From all this – we can see that what’s most important isn’t how you look per se but how other people treat you; and this does involve a lot of unjust positive and negative discrimination based on shallow information. But it’s also partly about how you feel about and carry yourself. So however you look – like and be comfortable with yourself, exude confidence, and you’ll find that people will draw to you and like you more. Woof!
Beyond a certain level of physical attractiveness too, any more won’t matter one bit if your personality is found lacking. So if you’re extremely vain, it’ll start to become a colossal negative because you’re so self-focused on your own image that you neglect your other qualities, and other people.
As we get to know someone better, factors other than their appearance will influence whether acquaintance develops into friendship or an intimate relationship. So traits like kindness, intelligence and a good sense of humour are all still crucial. Therefore, for most, when it comes to the crunch when looking for a lasting partner rather than a casual fling – the personality of a person matters above all else. It’s what you’ll have to live with 96% of the time you’re together because you’re not going to be having sex all of the time (and not that personality doesn’t matter in bed too!) The other traits like looks and wealth just have to be considered okay enough.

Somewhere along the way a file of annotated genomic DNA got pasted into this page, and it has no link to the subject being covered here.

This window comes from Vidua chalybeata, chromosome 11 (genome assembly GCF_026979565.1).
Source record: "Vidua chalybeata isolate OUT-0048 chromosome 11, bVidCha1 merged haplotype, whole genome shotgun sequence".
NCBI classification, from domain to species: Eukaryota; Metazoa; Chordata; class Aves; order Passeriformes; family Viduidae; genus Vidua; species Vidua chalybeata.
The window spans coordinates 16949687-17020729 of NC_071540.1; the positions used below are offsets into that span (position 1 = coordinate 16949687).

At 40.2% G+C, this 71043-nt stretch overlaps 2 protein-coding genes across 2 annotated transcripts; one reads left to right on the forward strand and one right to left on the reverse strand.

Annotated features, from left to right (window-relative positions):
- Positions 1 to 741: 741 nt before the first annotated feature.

But it’s not always clear-cut what is reflective of someone’s personality or something else. So we might not fancy someone who’s overweight because we think it reflects their gluttony and lack of self-care, or we might fancy someone who’s rich because we think it reflects their ambitiousness. I suppose the acid test is whether one will still fancy someone who has a smashing personality but is overweight due to Prader-Willi syndrome, or someone who is ambitious but has been struck with back luck from adverse systemic market conditions?